Tuesday 19th September 2017
2:00-3:00 pm (UK Time)
(Organised by the Toxicology Special Interest Group)
Presenter: David Lovell, St George’s Medical School, University of London
The bacterial reverse mutation assay (or the Ames test) has been in use in its present form for over 40 years. It is arguably the most successful in vitro test, used by hundreds of laboratories worldwide, on thousands of substances. The test aims to identify substances that can produce genetic damage and may lead to cancer in exposed individuals or to inherited mutation in offspring to cancer.
The design of the test is basically simple and numerous statistical tests have been proposed for the analysis of the data produced. Interpretation of the result aims at categorizing the chemical as either a genotoxin or a non-genotoxin. This provides an interesting example of the contrast between statistical significance and biological interpretation. Ames test results are also used in helping to develop in silico methods for predicting carcinogenicity.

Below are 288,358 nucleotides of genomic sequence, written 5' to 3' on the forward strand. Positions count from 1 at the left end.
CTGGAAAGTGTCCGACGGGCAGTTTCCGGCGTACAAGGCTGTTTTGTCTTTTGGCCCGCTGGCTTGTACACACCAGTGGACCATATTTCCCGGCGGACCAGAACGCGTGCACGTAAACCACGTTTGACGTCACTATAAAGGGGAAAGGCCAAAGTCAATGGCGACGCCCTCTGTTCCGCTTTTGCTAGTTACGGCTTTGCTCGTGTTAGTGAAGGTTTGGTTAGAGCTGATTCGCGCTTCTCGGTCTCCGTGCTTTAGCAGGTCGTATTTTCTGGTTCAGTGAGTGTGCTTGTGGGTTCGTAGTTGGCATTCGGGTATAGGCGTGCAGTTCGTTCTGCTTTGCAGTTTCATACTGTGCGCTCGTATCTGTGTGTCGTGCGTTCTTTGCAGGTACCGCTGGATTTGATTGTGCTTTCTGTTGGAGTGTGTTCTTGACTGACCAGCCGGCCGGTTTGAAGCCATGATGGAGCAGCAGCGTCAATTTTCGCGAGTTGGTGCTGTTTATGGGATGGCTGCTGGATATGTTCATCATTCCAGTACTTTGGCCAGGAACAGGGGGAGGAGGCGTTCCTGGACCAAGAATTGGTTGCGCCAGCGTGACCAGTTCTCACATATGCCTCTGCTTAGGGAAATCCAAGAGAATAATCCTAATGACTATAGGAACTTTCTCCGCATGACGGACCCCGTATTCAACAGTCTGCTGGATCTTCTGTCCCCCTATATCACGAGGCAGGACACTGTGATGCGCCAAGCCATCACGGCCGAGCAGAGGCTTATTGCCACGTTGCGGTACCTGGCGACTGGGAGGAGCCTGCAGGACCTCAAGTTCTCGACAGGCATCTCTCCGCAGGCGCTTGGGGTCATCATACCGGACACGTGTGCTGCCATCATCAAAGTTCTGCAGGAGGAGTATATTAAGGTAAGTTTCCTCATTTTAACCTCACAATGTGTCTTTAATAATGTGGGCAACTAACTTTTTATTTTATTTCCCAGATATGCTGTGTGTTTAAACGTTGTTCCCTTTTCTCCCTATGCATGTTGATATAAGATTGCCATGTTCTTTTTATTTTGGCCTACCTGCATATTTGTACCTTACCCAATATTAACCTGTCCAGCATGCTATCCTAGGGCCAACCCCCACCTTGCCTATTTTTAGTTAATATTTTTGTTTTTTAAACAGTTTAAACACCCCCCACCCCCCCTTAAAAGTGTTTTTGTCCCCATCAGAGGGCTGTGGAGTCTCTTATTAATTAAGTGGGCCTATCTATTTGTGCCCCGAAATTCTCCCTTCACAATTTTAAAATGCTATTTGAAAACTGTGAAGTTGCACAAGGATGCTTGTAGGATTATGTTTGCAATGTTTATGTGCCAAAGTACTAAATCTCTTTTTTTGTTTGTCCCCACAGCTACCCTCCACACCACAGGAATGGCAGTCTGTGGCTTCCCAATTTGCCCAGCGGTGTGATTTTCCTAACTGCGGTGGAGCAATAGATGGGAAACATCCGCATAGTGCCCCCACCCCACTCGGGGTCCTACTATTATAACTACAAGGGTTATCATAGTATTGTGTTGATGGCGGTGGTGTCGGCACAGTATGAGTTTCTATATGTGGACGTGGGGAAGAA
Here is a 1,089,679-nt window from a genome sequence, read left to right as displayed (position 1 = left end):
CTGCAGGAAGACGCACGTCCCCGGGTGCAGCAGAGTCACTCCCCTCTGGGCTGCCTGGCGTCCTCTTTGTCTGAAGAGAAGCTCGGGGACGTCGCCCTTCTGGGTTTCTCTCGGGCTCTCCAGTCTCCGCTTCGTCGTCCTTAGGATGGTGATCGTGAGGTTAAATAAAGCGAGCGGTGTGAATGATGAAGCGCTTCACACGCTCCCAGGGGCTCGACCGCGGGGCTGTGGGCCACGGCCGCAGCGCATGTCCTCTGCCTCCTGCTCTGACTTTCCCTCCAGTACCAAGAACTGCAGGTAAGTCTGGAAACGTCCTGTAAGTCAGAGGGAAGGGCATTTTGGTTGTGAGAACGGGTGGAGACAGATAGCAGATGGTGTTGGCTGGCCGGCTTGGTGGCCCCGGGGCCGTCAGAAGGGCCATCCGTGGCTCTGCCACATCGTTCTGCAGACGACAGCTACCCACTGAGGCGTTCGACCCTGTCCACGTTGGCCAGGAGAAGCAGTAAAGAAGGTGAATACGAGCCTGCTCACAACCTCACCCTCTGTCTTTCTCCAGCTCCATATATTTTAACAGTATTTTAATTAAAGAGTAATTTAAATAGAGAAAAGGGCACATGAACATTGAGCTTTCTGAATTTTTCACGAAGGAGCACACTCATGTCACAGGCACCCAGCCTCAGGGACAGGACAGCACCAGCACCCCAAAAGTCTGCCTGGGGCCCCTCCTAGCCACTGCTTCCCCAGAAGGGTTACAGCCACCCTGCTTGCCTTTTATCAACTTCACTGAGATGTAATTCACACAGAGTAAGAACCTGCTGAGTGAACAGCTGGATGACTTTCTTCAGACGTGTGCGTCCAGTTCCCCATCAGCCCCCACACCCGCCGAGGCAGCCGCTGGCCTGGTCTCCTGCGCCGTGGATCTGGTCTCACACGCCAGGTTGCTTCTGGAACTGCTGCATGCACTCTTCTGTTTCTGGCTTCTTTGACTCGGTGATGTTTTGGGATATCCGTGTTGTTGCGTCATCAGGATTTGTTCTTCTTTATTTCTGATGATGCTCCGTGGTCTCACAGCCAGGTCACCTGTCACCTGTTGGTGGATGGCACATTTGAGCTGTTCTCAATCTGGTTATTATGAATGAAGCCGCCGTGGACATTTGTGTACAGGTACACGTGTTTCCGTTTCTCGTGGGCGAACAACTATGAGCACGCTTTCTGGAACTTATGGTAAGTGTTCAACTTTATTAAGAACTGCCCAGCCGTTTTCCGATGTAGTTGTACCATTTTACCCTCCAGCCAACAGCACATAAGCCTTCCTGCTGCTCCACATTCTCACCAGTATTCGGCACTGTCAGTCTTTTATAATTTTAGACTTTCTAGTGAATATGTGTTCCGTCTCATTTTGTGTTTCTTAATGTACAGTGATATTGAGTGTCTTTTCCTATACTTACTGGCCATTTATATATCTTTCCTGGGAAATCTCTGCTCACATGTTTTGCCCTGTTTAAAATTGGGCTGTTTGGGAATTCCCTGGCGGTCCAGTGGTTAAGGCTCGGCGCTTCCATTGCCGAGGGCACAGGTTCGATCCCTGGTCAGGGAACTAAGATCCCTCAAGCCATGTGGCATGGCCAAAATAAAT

This presentation will illustrate these issues and also discuss newer versions of the test and the continuing assessment of the role of the test in toxicology.
PSI, the European Federation of Statisticians in the Pharmaceutical Industry (EFSPI) and the Biopharmaceutical Section of the American Statistical Association (ASA) are jointly organising a webinar on Estimands in Practice. Speakers from regulatory authorities (FDA and EMA) and industry will present on their experience on this topic to date.
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